The Politics of Innovation
There are hints that the issue could gain ground at the national level. Likely Republican presidential candidate in 2016, Sen. Marco Rubio of Florida, for example, is proposing to exploit research breakthroughs to create more jobs. Unfortunately, at least for now, ideological gridlock is likely to prevent much action at the federal level. On the opposite side of the policy debate from Moro are basic R&D proponents who argue that any shifting of increasingly scarce federal dollars toward commercialization would reduce spending on basic research and therefore destroy the “seed corn” of future breakthroughs. It’s at the regional/state level that the issue has generated the greatest attention because cities and states are trying to use technology from universities and national labs to create “clusters” of technology companies, as San Diego has done in biotech, genomics and wireless communications; the Denver area has with “clean” environmental technologies; and Orlando, Florida, has with computer simulation programs.
“This is a crucial, huge issue in the regions,” says Moro. “Regions are on their own now. The fact that Washington is gridlocked and that adjustments to federal programs won’t be forthcoming means they are taking ownership of regional, economic development with increasing sophistication. Regions are taking stock of their assets; and at the top of list are their research universities and their national laboratories—along with their community colleges and other entities.”
One of the states taking the subject very seriously is Colorado, which is home to 10 federal laboratories, including the National Renewable Energy Laboratory (NREL) in Golden, just west of Denver. NREL is one of three Department of Energy labs dedicated to tech transfer to the private sector, and it is one reason that Colorado boasts 300 companies in the clean-energy field with 30,000 employees. Companies from many other states also have licensed its technology. But commercialization of NREL’s technologies “doesn’t happen as easily as people think it ought to happen,” says Bill Farris, NREL’s associate laboratory director for innovation, partnering and outreach.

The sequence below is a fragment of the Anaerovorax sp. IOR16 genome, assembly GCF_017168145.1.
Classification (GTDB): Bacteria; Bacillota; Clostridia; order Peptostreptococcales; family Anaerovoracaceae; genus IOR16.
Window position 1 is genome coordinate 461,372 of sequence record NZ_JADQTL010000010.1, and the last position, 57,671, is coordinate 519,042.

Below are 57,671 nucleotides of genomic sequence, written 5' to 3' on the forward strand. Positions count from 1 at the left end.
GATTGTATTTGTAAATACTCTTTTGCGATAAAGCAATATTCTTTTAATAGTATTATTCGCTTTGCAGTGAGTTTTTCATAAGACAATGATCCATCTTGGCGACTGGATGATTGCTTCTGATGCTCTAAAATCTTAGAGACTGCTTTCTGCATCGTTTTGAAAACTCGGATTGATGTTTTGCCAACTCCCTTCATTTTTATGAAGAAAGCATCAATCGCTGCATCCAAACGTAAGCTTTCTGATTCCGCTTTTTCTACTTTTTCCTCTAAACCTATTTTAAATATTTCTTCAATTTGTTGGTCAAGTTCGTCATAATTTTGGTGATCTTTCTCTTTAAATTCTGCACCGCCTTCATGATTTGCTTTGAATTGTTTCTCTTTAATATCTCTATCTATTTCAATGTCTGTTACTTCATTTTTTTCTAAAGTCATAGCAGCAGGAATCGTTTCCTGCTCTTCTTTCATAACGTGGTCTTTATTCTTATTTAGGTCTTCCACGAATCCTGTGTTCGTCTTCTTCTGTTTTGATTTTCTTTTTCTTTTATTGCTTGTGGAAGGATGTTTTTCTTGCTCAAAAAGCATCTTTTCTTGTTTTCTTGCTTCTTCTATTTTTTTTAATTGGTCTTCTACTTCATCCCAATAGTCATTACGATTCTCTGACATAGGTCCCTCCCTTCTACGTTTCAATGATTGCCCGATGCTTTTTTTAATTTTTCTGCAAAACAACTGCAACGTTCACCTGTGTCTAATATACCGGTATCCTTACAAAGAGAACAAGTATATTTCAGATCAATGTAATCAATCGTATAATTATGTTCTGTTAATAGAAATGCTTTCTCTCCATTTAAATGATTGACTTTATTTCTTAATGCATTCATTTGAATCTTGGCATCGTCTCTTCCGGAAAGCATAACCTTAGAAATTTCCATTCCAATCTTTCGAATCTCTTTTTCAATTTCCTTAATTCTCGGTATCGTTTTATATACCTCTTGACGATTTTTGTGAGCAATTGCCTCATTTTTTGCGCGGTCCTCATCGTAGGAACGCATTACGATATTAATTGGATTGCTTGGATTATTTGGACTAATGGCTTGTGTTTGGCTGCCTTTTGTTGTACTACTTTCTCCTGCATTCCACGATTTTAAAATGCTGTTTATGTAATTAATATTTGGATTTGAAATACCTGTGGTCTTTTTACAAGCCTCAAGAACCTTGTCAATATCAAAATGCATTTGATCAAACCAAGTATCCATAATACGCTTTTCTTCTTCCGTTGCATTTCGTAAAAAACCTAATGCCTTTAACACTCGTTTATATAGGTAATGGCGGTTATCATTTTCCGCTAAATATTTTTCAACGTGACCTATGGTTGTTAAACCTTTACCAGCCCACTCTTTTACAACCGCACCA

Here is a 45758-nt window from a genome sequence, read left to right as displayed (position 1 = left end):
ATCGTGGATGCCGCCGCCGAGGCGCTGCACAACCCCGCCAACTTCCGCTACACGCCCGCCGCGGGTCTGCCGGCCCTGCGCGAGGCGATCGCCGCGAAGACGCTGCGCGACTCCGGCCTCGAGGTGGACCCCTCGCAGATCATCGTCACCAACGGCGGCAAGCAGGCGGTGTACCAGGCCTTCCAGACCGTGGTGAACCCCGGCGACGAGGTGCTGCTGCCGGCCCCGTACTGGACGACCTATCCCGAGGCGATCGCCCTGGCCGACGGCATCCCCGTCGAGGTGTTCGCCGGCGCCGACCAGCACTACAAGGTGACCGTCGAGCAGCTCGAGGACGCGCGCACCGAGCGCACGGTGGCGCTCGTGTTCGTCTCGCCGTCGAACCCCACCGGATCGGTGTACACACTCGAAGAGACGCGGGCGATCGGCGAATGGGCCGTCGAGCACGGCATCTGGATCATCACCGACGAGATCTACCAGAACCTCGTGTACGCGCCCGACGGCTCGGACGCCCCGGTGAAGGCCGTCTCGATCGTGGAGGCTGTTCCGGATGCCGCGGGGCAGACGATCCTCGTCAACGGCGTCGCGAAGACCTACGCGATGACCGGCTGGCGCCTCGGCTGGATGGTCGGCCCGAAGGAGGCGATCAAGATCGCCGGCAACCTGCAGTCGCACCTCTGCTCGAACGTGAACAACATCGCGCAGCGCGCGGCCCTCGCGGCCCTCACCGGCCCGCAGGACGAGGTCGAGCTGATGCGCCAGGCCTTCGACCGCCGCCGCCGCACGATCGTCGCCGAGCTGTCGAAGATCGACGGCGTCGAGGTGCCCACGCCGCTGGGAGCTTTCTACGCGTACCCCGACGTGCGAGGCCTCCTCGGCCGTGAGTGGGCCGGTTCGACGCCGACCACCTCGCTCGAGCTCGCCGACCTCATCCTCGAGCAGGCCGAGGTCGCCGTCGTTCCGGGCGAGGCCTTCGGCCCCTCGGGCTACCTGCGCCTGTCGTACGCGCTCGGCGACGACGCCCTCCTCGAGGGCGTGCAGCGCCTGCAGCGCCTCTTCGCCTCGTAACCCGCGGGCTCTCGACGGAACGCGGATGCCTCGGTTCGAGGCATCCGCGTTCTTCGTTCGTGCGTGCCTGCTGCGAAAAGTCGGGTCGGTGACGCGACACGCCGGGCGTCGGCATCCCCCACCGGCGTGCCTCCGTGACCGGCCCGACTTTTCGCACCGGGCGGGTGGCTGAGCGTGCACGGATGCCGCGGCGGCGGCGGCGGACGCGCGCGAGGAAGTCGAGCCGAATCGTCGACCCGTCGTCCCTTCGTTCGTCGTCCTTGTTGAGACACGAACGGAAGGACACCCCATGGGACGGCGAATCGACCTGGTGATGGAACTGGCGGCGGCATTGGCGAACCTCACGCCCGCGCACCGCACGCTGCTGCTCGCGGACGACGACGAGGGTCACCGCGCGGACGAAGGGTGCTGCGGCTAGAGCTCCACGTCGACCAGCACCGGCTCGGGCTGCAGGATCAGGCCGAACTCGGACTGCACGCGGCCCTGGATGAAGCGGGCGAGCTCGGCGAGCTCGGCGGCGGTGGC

Part of the problem is simply informing the business world what ideas exist in the lab. The DoE came up with an Energy Innovation Portal (techportal.eere.energy.gov) where it posts 18,000 patents in the energy field and provides summaries of how about 1,000 of those ideas work. However, there is still a huge gap in the mentality and operating style of scientists on the inside and business leaders on the outside. To help bridge this breach, NREL created an Innovation and Entrepreneurship Center, a kind of half-way house.
Nevertheless, putting together the entire “ecosystem” to support the commercialization of ideas has been challenging, particularly as it relates to capital. “I can provide some funding to help prove the technology,” says Farris. “But I’m not going to help capitalize the company. I wouldn’t make the best investor. Investors are pure of heart, in the sense that they are interested in making money. They don’t get emotionally attached to a technology; but left [on] our own, we get enamored with the technology.”
One entrepreneurial company that benefitted from NREL’s research is Natcore Technology. Natcore’s Chairman, Brien Lundin, and CEO, Chuck Provini, met three scientists whosework with solar energy fascinated them. They raised some funds from family and friends. Then, they avoided taking on large amounts of debt or selling a large piece of the company to venture capitalists by listing on the Toronto Stock Exchange, through a platform called the TSX Venture Exchange, in 2009. The company’s first promising technology for possible commercialization came from Rice University in Houston, a process called liquid phase deposition. This technology held out the prospect that solar wafers, the building blocks of a solar panel, could be made by immersing them in a liquid bath that created various layers of receptors. That approach was simpler and cheaper than using a furnace that burns at temperatures as high as 1,200 degrees Centigrade and generates toxic waste.